Birmingham Royal Ballet. Pic: Roy Smiljanic

Birmingham Royal Ballet’s regular triple bills over the last quarter-century have been the perfect opportunity for this first class company to give audiences an in-depth glimpse of their ingenuity and versatility plus the wide range of their repertoire.

Birmingham Royal Ballet. Pic: Roy Smiljanic

This latest programme of new works, created with assistance from a wide range of sponsors, follows that golden rule closely.

The evening’s first offering, Jessica Lang’s Lyric Pieces to piano music by Edward Grieg, played by maestro Jonathan Higgins, was revealed as a perfect opportunity for this elegant choreographer to explore the wide potential and beauty of the human body.

Here, on Nicola Pearce’s subtly-lit stage, we saw a gallery of spectacularly elegant set pieces utilising stage props and scenery of concertina’d black craft paper that became back-drops, barriers and enclosures in a fascinating twenty-six minute arc exploring a kaleidoscopic range of movement and human emotion.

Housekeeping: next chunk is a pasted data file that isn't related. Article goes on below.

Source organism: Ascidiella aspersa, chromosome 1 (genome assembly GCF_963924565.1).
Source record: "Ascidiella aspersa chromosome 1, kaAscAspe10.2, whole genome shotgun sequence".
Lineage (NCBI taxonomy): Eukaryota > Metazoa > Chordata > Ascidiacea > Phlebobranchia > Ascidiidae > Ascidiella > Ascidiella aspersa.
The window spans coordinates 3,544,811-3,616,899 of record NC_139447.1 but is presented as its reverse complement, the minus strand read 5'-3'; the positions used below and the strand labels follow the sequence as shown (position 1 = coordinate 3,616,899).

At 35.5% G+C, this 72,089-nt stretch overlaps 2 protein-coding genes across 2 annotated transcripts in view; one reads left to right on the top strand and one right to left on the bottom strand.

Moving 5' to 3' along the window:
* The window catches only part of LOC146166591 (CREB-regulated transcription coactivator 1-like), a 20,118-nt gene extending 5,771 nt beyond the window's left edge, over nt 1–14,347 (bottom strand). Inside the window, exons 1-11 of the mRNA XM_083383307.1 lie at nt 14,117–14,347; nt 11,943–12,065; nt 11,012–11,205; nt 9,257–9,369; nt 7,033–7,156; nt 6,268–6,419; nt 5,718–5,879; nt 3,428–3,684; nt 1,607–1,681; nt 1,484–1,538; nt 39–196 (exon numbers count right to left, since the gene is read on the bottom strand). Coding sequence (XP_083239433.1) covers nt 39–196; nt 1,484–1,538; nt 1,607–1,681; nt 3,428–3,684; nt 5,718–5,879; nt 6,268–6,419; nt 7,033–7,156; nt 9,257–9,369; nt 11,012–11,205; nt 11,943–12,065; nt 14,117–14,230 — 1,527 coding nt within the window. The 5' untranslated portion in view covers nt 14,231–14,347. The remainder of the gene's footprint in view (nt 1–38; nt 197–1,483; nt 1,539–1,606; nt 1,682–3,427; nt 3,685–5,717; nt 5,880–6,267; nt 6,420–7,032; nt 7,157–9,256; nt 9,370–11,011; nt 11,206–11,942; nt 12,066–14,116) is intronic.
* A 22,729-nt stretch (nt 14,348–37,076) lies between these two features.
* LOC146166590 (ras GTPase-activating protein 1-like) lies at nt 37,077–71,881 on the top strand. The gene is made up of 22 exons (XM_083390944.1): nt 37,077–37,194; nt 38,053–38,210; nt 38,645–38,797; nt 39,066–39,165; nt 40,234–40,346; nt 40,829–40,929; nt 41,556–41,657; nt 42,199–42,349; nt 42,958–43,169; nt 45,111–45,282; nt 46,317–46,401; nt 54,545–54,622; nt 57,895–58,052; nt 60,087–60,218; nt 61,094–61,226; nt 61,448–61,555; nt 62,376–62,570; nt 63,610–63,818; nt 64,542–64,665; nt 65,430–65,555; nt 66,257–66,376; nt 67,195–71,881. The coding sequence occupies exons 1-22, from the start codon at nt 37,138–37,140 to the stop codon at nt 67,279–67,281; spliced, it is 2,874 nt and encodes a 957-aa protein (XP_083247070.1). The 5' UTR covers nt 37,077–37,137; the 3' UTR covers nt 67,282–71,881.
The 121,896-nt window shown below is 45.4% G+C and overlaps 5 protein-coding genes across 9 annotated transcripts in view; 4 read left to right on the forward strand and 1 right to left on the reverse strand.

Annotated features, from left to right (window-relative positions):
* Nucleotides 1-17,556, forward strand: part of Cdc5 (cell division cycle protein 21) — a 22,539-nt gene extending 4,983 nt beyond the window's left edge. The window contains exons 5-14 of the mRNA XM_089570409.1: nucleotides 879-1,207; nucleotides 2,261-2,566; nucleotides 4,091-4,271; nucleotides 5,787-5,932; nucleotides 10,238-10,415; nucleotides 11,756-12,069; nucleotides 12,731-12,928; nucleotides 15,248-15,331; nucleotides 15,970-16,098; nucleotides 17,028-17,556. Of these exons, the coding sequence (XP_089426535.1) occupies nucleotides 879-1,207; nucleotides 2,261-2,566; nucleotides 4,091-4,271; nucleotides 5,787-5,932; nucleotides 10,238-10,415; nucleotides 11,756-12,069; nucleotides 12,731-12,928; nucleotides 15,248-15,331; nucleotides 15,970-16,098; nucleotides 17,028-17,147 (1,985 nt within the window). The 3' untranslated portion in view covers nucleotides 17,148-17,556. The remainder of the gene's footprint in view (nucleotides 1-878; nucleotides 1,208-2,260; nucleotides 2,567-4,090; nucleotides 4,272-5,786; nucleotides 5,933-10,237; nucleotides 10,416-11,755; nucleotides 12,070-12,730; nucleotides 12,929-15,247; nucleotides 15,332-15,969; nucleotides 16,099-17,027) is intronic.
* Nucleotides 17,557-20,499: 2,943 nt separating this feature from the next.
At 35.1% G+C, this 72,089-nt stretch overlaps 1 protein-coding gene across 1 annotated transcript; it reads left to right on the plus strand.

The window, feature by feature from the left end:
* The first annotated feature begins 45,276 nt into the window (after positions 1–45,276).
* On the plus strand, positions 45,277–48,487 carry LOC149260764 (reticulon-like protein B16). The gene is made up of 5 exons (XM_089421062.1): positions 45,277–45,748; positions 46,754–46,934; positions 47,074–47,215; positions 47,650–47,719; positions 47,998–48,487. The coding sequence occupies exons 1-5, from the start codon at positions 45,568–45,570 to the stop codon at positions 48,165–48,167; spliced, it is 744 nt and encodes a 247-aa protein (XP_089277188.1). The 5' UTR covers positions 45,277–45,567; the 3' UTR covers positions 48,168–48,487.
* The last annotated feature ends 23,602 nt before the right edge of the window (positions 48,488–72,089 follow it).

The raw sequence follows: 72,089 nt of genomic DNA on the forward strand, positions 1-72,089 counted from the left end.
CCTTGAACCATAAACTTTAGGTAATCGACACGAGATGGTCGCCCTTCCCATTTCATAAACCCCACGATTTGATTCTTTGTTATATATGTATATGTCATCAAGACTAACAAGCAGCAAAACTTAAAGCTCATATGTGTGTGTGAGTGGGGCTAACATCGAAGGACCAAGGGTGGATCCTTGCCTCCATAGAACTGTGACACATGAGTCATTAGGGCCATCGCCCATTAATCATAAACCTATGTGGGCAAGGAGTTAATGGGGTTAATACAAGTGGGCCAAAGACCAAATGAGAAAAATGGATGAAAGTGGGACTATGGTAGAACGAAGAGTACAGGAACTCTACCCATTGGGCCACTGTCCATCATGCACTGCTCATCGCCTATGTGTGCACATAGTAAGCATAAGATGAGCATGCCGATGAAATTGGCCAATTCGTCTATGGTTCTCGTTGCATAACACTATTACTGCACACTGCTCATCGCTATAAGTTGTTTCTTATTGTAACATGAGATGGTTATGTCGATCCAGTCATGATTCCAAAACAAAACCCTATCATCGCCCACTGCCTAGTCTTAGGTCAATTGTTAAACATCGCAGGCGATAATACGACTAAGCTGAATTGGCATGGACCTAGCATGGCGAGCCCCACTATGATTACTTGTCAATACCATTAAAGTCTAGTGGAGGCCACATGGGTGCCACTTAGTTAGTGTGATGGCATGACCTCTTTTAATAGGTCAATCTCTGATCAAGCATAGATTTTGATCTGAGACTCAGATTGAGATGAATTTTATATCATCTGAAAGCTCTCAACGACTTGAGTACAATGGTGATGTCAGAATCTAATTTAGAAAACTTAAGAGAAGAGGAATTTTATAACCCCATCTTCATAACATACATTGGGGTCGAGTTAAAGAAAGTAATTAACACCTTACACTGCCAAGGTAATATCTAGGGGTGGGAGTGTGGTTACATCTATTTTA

Next item on the menu, the world premiere of Didy Veldman’s Sense of Time suffered perhaps only by comparison with Lang’s effortless dramatic effects, but ultimately appeared unoriginal and at times banal.

The metaphor of a giant crumbling wall of suitcases on stage seemed to hamper rather than stimulate audience imagination, despite the marvellously starry cast which included BRB favourites Celine Gittens and Brandon Lawrence.

The programming of the evening’s final offering, Ruth Brill’s choreographic retelling of traditional European children’s tale Peter and the Wolf seemed even stranger to be topping a bill before an audience consisting of mainly of very grown up adults rather than the children to whom it’s traditionally been offered.

The narrator’s voice-over seemed to add even more confusion to the general balletic quality of the whole endeavour, and if this was merely included to show the wide range of BRB’s repertoire it misjudged its mark badly despite including in its cast BRB stars Mathias Dingman as the Wolf and Samara Downs as the Cat.

A curious back to front evening here, but next week look out for the masterpiece that is David Bintley’s Hobson’s Choice.